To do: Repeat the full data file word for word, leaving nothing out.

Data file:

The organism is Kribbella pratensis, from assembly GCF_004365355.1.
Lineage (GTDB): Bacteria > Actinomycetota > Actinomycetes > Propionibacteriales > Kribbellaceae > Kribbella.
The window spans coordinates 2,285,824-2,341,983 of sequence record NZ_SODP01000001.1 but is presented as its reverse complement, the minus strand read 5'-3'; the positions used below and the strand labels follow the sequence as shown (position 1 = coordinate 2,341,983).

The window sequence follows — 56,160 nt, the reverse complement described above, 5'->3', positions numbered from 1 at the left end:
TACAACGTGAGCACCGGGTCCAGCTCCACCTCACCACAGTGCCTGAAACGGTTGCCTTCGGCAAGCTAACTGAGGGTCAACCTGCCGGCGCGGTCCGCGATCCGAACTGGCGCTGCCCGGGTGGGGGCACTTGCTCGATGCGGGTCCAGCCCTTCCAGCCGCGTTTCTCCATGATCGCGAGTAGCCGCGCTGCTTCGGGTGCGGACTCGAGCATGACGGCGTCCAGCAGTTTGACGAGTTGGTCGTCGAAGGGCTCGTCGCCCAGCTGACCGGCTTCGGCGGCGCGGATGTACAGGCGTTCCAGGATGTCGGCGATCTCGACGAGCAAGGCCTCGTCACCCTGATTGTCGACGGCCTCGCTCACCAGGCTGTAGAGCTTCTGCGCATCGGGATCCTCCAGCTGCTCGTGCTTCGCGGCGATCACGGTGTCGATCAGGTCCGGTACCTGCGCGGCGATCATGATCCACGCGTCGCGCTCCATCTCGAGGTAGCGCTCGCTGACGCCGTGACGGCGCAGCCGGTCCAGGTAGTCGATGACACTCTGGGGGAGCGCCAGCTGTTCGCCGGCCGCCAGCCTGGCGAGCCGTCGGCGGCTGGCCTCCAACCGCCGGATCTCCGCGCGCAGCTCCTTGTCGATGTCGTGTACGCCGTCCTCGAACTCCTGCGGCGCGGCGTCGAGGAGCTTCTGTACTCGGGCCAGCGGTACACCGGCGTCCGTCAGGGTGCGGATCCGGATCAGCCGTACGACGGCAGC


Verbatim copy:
The organism is Kribbella pratensis, from assembly GCF_004365355.1.
Lineage (GTDB): Bacteria > Actinomycetota > Actinomycetes > Propionibacteriales > Kribbellaceae > Kribbella.
The window spans coordinates 2,285,824-2,341,983 of sequence record NZ_SODP01000001.1 but is presented as its reverse complement, the minus strand read 5'-3'; the positions used below and the strand labels follow the sequence as shown (position 1 = coordinate 2,341,983).

The window sequence follows — 56,160 nt, the reverse complement described above, 5'->3', positions numbered from 1 at the left end:
TACAACGTGAGCACCGGGTCCAGCTCCACCTCACCACAGTGCCTGAAACGGTTGCCTTCGGCAAGCTAACTGAGGGTCAACCTGCCGGCGCGGTCCGCGATCCGAACTGGCGCTGCCCGGGTGGGGGCACTTGCTCGATGCGGGTCCAGCCCTTCCAGCCGCGTTTCTCCATGATCGCGAGTAGCCGCGCTGCTTCGGGTGCGGACTCGAGCATGACGGCGTCCAGCAGTTTGACGAGTTGGTCGTCGAAGGGCTCGTCGCCCAGCTGACCGGCTTCGGCGGCGCGGATGTACAGGCGTTCCAGGATGTCGGCGATCTCGACGAGCAAGGCCTCGTCACCCTGATTGTCGACGGCCTCGCTCACCAGGCTGTAGAGCTTCTGCGCATCGGGATCCTCCAGCTGCTCGTGCTTCGCGGCGATCACGGTGTCGATCAGGTCCGGTACCTGCGCGGCGATCATGATCCACGCGTCGCGCTCCATCTCGAGGTAGCGCTCGCTGACGCCGTGACGGCGCAGCCGGTCCAGGTAGTCGATGACACTCTGGGGGAGCGCCAGCTGTTCGCCGGCCGCCAGCCTGGCGAGCCGTCGGCGGCTGGCCTCCAACCGCCGGATCTCCGCGCGCAGCTCCTTGTCGATGTCGTGTACGCCGTCCTCGAACTCCTGCGGCGCGGCGTCGAGGAGCTTCTGTACTCGGGCCAGCGGTACACCGGCGTCCGTCAGGGTGCGGATCCGGATCAGCCGTACGACGGCAGC